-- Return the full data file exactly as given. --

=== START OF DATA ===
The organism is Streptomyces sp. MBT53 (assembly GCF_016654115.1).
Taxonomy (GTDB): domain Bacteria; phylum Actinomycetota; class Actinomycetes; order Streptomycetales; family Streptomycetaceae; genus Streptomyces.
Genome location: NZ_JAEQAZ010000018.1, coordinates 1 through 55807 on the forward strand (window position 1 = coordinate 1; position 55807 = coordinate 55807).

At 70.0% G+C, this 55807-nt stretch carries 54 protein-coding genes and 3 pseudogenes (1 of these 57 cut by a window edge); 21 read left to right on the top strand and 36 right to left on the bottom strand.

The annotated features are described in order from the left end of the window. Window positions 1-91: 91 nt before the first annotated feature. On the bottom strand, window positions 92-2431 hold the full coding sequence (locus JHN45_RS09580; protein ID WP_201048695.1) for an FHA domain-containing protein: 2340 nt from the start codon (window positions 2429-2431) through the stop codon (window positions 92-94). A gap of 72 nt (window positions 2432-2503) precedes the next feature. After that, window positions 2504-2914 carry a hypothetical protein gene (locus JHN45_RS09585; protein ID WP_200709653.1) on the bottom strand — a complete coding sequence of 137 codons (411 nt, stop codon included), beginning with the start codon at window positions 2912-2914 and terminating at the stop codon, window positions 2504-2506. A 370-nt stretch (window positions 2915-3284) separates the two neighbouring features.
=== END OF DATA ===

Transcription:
The organism is Streptomyces sp. MBT53 (assembly GCF_016654115.1).
Taxonomy (GTDB): domain Bacteria; phylum Actinomycetota; class Actinomycetes; order Streptomycetales; family Streptomycetaceae; genus Streptomyces.
Genome location: NZ_JAEQAZ010000018.1, coordinates 1 through 55807 on the forward strand (window position 1 = coordinate 1; position 55807 = coordinate 55807).

At 70.0% G+C, this 55807-nt stretch carries 54 protein-coding genes and 3 pseudogenes (1 of these 57 cut by a window edge); 21 read left to right on the top strand and 36 right to left on the bottom strand.

The annotated features are described in order from the left end of the window. Window positions 1-91: 91 nt before the first annotated feature. On the bottom strand, window positions 92-2431 hold the full coding sequence (locus JHN45_RS09580; protein ID WP_201048695.1) for an FHA domain-containing protein: 2340 nt from the start codon (window positions 2429-2431) through the stop codon (window positions 92-94). A gap of 72 nt (window positions 2432-2503) precedes the next feature. After that, window positions 2504-2914 carry a hypothetical protein gene (locus JHN45_RS09585; protein ID WP_200709653.1) on the bottom strand — a complete coding sequence of 137 codons (411 nt, stop codon included), beginning with the start codon at window positions 2912-2914 and terminating at the stop codon, window positions 2504-2506. A 370-nt stretch (window positions 2915-3284) separates the two neighbouring features.